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|April 8, 2010|
|The Streets of New York Are Their Classroom|
by James Barron
“It’s the most demanding course on campus,” said Andrew Dennis, a senior from Hobart and William Smith Colleges.
The thing was, he was not on the campus when he said that. The campus is in Geneva, N.Y. He was 287 miles away, walking along Fifth Avenue in Midtown Manhattan with two professors and 28 or so other students.
On a field trip for the course, BD 229, “Two Cities,” though no one seemed to use the term “field trip.”
Manhattan plays host to school group after school group at this time of year. Stand in the main concourse at Grand Central Terminal at noon and watch as one group clusters by the information kiosk and another forms a few yards away, closer to the ticket booths. Listen to the oohs and ahhs. See the necks crane as eyes focus on the vaulted sky ceiling with the glittery gold constellations.
For many, a trip to New York is a ritual or perhaps a reward for doing well in school. For the students from Hobart and William Smith, the trip was serious work, and not the only off-campus trip of the semester. The full course title of BD 229 is “Two Cities: New York and Toronto.” Guess where they will go in two weeks.
The two-city concept dates to the 1980s when the two professors — Jim Spates, a sociologist, and Pat McGuire, an economist — realized that Hobart and William Smith was about as far from New York as it was from Toronto. They are co-coordinators of the urban studies program at Hobart and William Smith and wanted to add a real-world element to what they were teaching.
“I was a non-New Yorker; he’s a real New Yorker,” Professor Spates said, pointing at Professor McGuire, who was born in Long Island City, grew up in New Jersey and attended Fordham University.
So they planned a course outline that would take students to each city for several days. Some of the stops involved alumni connections. One morning, they followed homeless and low-income people who have work assignments from the nonprofit Doe Fund.
The plan was to have breakfast at 5:30 a.m. and trail the Doe Fund participants as they cleaned streets on the Upper West Side. The students’ assignment was to play urban anthropologist, chatting up the Doe Fund participants and, in the process, getting their life stories.
The alumni connection? At noon they had lunch with Michael J. Gantcher, a trustee of Hobart and William Smith who is a past chairman of the Doe Fund’s board. Another alumnus they visited was David Stein, who graduated from Hobart 10 years ago and is director of planning and sustainability initiatives for the city’s Transportation Department. “Dave is living proof of making a serious difference for a city from within,” the professors wrote in the itinerary.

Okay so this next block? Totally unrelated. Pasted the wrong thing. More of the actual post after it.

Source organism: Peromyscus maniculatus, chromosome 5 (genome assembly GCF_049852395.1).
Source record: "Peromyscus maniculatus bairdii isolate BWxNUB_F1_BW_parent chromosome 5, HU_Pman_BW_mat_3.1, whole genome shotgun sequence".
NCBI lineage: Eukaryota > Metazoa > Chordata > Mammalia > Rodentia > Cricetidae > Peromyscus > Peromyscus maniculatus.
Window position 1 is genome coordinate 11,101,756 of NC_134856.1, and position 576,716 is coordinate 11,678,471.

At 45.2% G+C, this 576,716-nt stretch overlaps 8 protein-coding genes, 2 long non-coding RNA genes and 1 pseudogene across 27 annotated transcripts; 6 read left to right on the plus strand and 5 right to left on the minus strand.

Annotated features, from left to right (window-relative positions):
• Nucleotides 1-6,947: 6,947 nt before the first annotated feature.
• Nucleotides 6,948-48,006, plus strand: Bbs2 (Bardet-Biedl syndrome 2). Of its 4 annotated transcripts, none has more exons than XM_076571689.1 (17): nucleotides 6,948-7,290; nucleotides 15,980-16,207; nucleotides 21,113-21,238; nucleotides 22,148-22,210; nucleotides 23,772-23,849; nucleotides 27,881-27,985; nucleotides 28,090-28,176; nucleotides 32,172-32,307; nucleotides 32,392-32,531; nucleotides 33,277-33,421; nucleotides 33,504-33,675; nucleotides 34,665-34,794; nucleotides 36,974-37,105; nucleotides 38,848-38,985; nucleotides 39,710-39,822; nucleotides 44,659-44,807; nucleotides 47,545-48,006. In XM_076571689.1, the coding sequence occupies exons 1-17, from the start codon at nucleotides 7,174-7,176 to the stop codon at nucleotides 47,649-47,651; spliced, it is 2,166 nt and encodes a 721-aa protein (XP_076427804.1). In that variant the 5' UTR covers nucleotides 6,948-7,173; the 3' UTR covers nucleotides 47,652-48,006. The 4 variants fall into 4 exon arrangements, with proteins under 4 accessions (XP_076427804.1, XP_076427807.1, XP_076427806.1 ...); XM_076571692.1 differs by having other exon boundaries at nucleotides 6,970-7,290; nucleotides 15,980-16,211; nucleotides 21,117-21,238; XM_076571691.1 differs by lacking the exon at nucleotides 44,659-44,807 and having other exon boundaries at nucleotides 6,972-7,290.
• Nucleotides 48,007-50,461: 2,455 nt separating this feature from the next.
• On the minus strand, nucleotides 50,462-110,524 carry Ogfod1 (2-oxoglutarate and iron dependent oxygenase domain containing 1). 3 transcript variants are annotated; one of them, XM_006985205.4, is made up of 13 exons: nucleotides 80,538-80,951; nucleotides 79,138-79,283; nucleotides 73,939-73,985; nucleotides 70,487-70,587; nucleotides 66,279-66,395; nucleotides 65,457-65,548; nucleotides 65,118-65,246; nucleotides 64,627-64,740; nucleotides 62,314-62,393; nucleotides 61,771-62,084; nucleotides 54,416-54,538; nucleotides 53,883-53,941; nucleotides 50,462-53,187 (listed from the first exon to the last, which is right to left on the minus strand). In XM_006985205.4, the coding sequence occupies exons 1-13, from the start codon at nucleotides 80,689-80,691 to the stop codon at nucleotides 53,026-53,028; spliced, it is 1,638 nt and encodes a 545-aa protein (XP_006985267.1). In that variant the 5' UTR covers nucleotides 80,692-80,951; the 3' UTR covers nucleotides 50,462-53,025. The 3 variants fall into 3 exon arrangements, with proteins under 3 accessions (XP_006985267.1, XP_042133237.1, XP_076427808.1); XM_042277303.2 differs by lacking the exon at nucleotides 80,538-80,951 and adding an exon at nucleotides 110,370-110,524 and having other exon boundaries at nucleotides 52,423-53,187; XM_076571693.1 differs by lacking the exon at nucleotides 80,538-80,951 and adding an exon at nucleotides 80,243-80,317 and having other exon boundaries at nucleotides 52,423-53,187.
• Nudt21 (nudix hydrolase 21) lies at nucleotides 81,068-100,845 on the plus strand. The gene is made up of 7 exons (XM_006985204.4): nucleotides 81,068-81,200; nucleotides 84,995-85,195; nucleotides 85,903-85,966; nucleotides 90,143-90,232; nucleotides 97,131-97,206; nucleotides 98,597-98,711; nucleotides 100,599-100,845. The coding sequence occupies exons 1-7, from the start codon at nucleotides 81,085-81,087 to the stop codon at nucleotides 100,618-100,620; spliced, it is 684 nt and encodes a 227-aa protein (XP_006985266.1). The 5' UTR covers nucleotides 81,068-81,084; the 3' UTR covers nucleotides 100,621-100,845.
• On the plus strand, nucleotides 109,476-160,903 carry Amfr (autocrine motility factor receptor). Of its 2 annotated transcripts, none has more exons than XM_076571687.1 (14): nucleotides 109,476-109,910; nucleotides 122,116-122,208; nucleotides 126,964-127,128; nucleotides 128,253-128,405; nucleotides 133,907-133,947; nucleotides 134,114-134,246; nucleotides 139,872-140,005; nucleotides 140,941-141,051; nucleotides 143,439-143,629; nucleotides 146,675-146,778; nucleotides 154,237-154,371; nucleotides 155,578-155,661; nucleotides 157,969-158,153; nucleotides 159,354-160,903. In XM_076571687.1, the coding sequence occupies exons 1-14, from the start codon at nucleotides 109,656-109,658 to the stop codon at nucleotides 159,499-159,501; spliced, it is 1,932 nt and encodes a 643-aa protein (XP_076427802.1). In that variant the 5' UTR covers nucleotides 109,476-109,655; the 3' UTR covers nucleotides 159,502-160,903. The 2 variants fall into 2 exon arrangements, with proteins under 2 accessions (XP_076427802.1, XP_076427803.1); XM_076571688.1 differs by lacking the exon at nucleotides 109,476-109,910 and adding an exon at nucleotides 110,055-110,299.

The students “see New York like almost no one else ever does, and that includes New Yorkers,” Professor Spates said. “We take them places most New Yorkers don’t go. New Yorkers live in their neighborhoods and don’t go other places. We get them into experiences that are eye-opening for a lot of them.”
In six days in the city, they saw the High Line park in Manhattan and the Cross Bronx Expressway, which, the professors wrote in the itinerary, “contributed so mightily to the human and social disaster which became the South Bronx.” They went to Charlotte Street in the Bronx, a national symbol of urban blight in the 1970s that President Jimmy Carter visited in 1977.
“And Reagan, too,” Professor Spates said, though that famous visit came later. “One of the things we have seen over the years, because we started going in the ’80s, when it was still burned out, is now there are bungalow homes there and that whole area is much better economically, no question about it, than it was. But we also went to Mott Haven, and that seemed as bad as ever.”
The students took notice. “I’ve been here a lot,” said Alyson Feldman-Piltch, from New Hope, N.Y., in the Finger Lakes region. “When I’d get off the train, I never saw the different layers, and if you miss one of those components, you don’t understand the city.”
Katie Geise nodded, continuing up the metaphor Ms. Feldman-Piltch started. “There are layers,” she said, “and they expand and grow, and some are brown around the edges, but they fit together.”
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